I would try for a wide spread, but higher percentages in lower performing sectors initially seems to be a good idea from my reading, as you get more units and hopefully in the longer term these will start having their higher return cycle. Further investments would then be favoured towards sectors that appear near the end of their downtrend, but still maintaining a diverse portfolio.

    Indexed funds seem to have the advantage that there is also no high stock knowledge or monitoring required on my part.

    Given my somewhat unstable lifestyle path, does this investment path seem sensible, or can anyone suggest other options I should also be considering/studying? Thanks for any help.
     
    Last edited by a moderator: 7th Mar, 2007
  2. Simon Hampel

    Simon Hampel Co-founder Staff Member

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    Managed funds are generally a good choice if you want flexibility and don't want the responsibility of owning property.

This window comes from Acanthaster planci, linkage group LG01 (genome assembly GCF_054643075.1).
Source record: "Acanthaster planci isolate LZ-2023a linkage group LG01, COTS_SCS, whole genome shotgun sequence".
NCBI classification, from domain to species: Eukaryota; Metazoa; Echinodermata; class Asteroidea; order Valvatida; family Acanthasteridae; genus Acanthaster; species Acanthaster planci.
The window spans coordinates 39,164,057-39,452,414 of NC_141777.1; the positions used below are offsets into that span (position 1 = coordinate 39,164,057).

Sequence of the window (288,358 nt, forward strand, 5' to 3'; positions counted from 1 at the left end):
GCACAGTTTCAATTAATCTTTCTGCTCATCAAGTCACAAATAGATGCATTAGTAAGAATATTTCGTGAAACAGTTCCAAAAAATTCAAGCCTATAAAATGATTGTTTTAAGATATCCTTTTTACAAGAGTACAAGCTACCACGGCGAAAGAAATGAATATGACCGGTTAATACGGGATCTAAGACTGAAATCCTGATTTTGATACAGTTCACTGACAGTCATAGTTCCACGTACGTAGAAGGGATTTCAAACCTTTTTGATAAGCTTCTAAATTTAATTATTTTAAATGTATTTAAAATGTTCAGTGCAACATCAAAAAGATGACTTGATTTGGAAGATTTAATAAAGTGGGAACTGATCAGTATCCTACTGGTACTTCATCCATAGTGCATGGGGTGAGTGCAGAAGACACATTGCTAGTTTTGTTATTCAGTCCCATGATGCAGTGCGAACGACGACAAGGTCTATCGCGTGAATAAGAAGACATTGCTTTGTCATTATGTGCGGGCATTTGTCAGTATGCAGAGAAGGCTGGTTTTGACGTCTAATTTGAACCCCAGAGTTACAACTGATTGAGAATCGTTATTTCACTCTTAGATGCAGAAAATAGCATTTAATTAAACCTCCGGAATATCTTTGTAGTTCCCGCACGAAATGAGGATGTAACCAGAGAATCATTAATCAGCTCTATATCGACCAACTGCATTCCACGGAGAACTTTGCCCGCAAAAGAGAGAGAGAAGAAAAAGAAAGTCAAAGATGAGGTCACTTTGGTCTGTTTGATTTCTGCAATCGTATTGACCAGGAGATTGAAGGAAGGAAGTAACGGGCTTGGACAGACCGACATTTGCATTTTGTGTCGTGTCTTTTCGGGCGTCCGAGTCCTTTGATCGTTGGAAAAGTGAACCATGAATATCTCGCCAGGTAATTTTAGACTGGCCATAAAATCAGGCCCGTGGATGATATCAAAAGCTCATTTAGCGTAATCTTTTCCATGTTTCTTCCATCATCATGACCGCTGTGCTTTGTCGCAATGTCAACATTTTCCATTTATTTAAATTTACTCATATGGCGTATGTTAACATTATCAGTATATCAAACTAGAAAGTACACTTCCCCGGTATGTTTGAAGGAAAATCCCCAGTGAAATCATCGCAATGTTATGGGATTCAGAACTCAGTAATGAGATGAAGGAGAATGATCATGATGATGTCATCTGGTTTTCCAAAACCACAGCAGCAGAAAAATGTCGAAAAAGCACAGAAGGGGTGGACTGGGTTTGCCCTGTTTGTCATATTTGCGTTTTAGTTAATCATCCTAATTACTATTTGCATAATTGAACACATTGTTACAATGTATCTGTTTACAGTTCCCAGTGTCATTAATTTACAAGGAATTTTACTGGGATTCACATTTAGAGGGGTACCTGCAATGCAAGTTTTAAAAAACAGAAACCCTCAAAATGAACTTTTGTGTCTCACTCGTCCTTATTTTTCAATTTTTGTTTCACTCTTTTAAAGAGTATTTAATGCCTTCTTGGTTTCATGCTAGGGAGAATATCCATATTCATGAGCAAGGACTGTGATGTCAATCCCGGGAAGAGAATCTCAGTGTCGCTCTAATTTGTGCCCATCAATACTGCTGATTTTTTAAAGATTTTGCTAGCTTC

I would still encourage you to consider property - since the leverage it offers can really make a huge difference to your wealth creation ... but there is work involved in maintaining property (you don't have to do it yourself - but you have to manage the property manager who does it for you).

    Personally, I wouldn't look to invest in lower performing sectors just because they are lower performing. You need to understand the reasons - is that sector of the market at a point in it's cycle where it's down, but about to swing up ? If not - you can waste a lot of time with your money sitting there doing nothing. Some sectors just aren't performing at all - and are in a long term down cycle ... with a few more years required before you see any real growth.